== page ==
A Question of Identity by Susan Hill starts with a flashback to a trial: a man is found not guilty of three murders. Elderly, vulnerable women. Such is the public outcry that he is given a new identity.
Lafferton, ten years later. A woman is killed. Elderly, vulnerable, murdered the same way as those three women in 2002. But how can Simon Serrailler track down a villain who doesn’t exist: the man was given a new name, a new face, a new identity and was relocated. But we’re talking about murder, so surely one police department will help another?
This is an intriguing premise, all too believable. As ever with Hill’s novels, this is efficient and chilling. She introduces us to prospective villains, each seems a little questionable: but are we being unfair, reading something into signs that don’t exist, generalising, making assumptions? In parallel with the introduction of prospective villains, we are also shown prospective victims.
Whilst Simon Serrailler deals with this emotional case, his own heart is being pulled between love and guilt, and his sister Cat must manage two warring children.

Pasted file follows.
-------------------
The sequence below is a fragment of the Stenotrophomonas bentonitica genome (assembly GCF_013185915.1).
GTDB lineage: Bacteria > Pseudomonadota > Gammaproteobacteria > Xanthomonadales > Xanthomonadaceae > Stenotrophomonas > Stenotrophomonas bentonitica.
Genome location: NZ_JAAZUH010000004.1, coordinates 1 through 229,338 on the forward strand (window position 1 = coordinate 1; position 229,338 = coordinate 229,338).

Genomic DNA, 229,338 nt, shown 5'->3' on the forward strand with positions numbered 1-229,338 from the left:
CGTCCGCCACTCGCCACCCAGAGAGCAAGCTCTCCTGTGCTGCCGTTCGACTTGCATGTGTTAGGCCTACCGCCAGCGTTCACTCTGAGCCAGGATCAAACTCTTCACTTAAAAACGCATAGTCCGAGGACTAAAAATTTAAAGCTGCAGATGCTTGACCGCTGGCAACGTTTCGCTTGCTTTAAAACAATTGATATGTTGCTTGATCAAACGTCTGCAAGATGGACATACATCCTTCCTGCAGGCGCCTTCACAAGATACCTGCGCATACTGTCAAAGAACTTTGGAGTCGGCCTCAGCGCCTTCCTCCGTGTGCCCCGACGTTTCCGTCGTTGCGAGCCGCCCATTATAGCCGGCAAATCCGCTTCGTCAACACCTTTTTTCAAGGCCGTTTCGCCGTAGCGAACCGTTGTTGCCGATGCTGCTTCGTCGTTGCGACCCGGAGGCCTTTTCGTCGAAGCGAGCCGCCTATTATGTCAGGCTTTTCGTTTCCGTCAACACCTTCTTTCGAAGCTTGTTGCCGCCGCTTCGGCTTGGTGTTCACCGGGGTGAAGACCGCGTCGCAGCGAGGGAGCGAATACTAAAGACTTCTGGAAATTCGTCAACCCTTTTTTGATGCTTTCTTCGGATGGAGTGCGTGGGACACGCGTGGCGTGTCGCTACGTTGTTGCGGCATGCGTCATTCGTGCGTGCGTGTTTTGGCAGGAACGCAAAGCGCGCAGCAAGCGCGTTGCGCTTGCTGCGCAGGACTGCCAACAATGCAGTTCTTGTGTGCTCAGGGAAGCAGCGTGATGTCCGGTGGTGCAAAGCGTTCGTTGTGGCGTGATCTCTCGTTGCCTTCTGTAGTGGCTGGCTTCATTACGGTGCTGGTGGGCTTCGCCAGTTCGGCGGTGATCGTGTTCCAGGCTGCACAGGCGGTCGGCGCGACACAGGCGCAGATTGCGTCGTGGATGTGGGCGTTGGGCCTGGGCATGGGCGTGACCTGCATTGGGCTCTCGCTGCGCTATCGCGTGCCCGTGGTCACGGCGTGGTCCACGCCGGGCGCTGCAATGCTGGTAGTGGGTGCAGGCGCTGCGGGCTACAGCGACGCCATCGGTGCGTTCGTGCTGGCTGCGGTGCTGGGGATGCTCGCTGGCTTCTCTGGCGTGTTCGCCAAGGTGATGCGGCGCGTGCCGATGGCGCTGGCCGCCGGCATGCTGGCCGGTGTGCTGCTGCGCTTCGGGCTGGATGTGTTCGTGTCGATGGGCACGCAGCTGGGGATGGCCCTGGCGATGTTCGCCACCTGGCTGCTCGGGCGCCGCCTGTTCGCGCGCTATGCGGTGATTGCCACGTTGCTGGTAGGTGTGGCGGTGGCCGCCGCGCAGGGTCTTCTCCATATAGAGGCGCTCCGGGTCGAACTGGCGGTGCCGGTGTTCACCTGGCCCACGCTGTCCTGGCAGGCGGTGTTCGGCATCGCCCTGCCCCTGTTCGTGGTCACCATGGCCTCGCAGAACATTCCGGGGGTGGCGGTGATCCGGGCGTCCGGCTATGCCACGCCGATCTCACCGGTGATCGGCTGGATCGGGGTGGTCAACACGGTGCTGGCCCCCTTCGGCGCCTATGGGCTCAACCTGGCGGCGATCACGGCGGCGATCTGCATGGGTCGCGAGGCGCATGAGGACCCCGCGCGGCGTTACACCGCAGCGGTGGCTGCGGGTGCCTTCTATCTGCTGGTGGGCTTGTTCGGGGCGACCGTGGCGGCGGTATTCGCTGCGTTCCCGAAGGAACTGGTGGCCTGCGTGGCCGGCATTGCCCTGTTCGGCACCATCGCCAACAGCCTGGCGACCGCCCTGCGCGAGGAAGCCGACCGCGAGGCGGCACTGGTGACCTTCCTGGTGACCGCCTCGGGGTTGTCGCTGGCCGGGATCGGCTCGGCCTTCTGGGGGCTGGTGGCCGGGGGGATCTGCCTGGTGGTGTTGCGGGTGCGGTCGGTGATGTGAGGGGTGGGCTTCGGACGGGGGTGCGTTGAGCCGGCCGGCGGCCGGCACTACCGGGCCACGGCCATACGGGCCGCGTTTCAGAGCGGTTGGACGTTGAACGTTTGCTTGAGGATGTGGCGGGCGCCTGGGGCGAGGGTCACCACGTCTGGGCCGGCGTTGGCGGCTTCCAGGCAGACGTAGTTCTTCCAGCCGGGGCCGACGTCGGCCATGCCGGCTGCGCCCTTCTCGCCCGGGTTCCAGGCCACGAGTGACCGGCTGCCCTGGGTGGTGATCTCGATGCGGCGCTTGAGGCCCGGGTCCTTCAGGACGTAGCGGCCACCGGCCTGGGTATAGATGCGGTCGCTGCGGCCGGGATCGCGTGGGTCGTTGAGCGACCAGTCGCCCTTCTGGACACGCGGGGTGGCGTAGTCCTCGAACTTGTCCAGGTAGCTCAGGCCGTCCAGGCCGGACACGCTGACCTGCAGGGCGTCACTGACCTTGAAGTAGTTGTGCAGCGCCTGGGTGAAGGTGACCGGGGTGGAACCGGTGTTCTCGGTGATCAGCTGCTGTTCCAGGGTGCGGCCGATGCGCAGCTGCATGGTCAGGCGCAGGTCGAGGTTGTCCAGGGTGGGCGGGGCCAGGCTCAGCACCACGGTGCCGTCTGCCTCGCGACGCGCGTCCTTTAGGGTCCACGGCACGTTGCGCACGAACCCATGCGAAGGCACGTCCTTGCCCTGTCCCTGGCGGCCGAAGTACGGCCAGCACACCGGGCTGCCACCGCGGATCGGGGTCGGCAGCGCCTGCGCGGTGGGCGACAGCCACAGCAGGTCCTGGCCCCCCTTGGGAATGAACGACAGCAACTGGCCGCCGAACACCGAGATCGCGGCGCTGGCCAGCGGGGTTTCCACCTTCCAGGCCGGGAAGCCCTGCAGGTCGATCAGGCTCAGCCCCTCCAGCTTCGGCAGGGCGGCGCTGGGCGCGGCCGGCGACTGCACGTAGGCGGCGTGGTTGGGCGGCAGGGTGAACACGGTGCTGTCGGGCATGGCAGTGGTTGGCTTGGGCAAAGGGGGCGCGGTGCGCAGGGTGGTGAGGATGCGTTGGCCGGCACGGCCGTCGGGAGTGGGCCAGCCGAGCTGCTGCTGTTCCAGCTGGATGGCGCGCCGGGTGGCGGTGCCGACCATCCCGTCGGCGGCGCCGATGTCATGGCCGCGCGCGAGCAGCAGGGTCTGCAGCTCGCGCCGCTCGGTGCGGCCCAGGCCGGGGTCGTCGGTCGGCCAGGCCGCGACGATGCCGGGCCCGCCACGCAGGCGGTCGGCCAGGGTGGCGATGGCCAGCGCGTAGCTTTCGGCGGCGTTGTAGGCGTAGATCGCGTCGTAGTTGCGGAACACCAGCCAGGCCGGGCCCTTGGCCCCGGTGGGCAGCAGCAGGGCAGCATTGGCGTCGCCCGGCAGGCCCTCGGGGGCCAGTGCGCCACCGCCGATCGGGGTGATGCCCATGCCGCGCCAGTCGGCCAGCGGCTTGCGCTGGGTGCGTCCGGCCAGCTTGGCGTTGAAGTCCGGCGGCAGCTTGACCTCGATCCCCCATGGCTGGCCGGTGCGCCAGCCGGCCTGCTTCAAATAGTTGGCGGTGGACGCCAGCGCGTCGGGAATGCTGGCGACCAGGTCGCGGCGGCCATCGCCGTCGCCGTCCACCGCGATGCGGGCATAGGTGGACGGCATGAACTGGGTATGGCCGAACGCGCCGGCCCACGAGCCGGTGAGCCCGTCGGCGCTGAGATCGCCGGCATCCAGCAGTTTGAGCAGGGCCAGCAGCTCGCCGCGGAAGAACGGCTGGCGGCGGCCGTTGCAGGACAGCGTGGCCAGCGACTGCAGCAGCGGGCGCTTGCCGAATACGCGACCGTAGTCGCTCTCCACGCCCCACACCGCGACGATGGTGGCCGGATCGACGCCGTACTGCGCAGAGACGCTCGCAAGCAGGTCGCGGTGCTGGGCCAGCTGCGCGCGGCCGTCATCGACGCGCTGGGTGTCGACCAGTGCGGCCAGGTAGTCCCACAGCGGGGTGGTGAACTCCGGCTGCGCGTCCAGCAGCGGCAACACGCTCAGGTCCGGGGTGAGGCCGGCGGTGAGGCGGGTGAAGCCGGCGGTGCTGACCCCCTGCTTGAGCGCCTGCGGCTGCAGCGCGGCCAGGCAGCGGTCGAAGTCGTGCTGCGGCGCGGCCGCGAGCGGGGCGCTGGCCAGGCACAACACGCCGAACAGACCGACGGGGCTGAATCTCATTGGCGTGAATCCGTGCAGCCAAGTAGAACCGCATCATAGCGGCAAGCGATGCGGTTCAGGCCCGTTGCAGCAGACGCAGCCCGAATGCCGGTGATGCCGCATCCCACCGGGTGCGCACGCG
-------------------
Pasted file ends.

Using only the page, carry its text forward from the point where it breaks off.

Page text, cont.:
An excellent tale which keeps the pages turning, an examination of the jury system. When ‘not guilty’ can be the wrong verdict, when ‘with reasonable doubt’ can condemn more vulnerable women. A disturbing take on the efficiency of our justice system.
A Question of Identity is the seventh of the Simon Serrailler books. Here are my reviews of the first six:-
The Various Haunts of Men #1
The Pure in Heart #2
The Risk of Darkness #3
The Vows of Silence #4
The Shadows in the Street #5
The Betrayal of Trust #6
‘A Question of Identity’ by Susan Hill, Simon Serrailler #7 [UK: Vintage] Buy now
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